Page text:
Long Social Distancing
More than ten percent of Americans with recent work experience say they will continue social distancing after the COVID-19 pandemic ends, and another 45 percent will do so in limited ways. We uncover this Long Social Distancing phenomenon in our monthly Survey of Working Arrangements and Attitudes. It is more common among older persons, women, the less educated, those who earn less, and in occupations and industries that require many face-to-face encounters. People who intend to continue social distancing have lower labor force participation – unconditionally, and conditional on demographics and other controls. Regression models that relate outcomes to intentions imply that Long Social Distancing reduced participation by 2.5 percentage points in the first half of 2022. Separate self-assessed causal effects imply a reduction of 2.0 percentage points. The impact on the earnings-weighted participation rate is smaller at about 1.4 percentage points. This drag on participation reduces potential output by nearly one percent and shrinks the college wage premium. Economic reasoning and evidence suggest that Long Social Distancing and its effects will persist for many months or years.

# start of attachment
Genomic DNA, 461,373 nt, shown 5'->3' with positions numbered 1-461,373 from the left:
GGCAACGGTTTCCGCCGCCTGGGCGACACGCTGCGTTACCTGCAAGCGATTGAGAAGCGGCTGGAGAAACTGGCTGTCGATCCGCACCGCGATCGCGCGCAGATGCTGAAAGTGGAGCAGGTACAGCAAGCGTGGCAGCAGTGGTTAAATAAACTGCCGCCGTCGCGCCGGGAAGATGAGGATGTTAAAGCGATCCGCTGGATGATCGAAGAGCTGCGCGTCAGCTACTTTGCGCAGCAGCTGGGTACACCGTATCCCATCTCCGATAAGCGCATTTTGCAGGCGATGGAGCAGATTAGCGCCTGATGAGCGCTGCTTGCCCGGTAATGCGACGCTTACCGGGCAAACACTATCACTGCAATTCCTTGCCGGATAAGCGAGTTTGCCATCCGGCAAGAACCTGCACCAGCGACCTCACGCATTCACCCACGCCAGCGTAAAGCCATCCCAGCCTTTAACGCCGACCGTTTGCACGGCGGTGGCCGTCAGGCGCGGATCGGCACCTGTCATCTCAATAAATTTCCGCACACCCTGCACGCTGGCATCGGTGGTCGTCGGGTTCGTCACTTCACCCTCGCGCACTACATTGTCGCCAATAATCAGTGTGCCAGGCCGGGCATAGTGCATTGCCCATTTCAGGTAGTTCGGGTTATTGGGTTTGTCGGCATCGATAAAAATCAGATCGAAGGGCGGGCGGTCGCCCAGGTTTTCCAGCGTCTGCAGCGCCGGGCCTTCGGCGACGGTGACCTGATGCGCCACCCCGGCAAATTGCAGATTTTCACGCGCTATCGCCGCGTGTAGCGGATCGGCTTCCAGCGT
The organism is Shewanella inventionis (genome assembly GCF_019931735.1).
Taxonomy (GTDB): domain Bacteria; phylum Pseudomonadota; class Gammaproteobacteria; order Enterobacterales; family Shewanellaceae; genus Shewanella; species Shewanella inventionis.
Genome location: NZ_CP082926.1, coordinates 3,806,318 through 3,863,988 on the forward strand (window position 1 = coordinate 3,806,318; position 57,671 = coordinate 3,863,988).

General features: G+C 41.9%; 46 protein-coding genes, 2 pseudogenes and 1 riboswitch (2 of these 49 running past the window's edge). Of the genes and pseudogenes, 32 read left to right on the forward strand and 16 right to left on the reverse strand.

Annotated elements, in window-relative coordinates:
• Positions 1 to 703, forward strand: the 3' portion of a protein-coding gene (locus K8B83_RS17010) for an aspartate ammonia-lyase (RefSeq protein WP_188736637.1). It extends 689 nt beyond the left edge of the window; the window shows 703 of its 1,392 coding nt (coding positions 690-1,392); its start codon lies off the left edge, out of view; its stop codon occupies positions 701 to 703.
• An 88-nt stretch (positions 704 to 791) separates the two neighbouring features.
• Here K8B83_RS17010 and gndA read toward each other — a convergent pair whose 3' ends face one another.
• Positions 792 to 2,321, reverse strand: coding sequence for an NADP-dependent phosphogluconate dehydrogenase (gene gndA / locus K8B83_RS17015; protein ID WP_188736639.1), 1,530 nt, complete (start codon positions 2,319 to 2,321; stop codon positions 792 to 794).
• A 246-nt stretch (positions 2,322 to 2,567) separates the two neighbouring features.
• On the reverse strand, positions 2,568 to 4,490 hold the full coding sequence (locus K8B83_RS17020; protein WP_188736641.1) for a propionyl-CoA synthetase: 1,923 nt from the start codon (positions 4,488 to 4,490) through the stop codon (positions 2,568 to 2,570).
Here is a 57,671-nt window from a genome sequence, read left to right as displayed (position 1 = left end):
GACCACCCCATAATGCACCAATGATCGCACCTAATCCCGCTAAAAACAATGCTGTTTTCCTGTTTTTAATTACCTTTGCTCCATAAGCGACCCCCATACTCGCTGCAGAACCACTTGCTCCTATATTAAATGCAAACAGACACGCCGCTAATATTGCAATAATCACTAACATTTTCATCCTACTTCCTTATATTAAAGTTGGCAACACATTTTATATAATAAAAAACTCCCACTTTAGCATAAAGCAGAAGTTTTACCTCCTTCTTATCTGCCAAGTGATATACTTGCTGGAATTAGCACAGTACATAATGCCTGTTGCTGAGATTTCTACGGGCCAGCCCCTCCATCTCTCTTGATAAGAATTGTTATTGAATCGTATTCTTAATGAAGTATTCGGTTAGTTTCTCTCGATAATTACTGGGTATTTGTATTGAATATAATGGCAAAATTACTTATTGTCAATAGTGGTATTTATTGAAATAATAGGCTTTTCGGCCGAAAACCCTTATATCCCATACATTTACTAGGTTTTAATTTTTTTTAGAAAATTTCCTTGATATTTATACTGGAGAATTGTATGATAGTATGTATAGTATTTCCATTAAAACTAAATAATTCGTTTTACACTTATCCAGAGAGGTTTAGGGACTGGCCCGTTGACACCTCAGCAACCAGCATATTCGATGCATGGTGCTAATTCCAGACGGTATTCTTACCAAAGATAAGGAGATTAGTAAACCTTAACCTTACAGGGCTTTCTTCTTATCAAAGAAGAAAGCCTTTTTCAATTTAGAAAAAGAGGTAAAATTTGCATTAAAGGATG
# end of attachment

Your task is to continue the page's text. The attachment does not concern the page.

We thank the Templeton World Charity Foundation, Smith Richardson Foundation, Stanford University, Chicago Booth School of Business, Asociacion Mexicana de Cultura A.C., Stanford Institute for Human-Centered Artificial Intelligence, W.E. Upjohn Institute for Employment Research, Toulouse Network for Information Technology and the MIT Mobility Initiative for funding to conduct the Survey of Working Arrangements and Attitudes. Katharine Abraham, Marianne Bertrand, Mark Bils, Robert Hall, Lisa Kahn, and seminar and conference participants at ITAM, the U.S. Congressional Budget Office Panel of Economic Advisers, and the NBER Conference on Wage Dynamics in the 21st Century provided many helpful comments on earlier drafts. A special thanks to Abraham and Bertrand, discussants at the CBO and NBER events, respectively. The views expressed herein are those of the authors and do not necessarily reflect the views of the National Bureau of Economic Research.
- Many Americans plan to continue social distancing even after the COVID pandemic ends, according to data from the Survey of Working...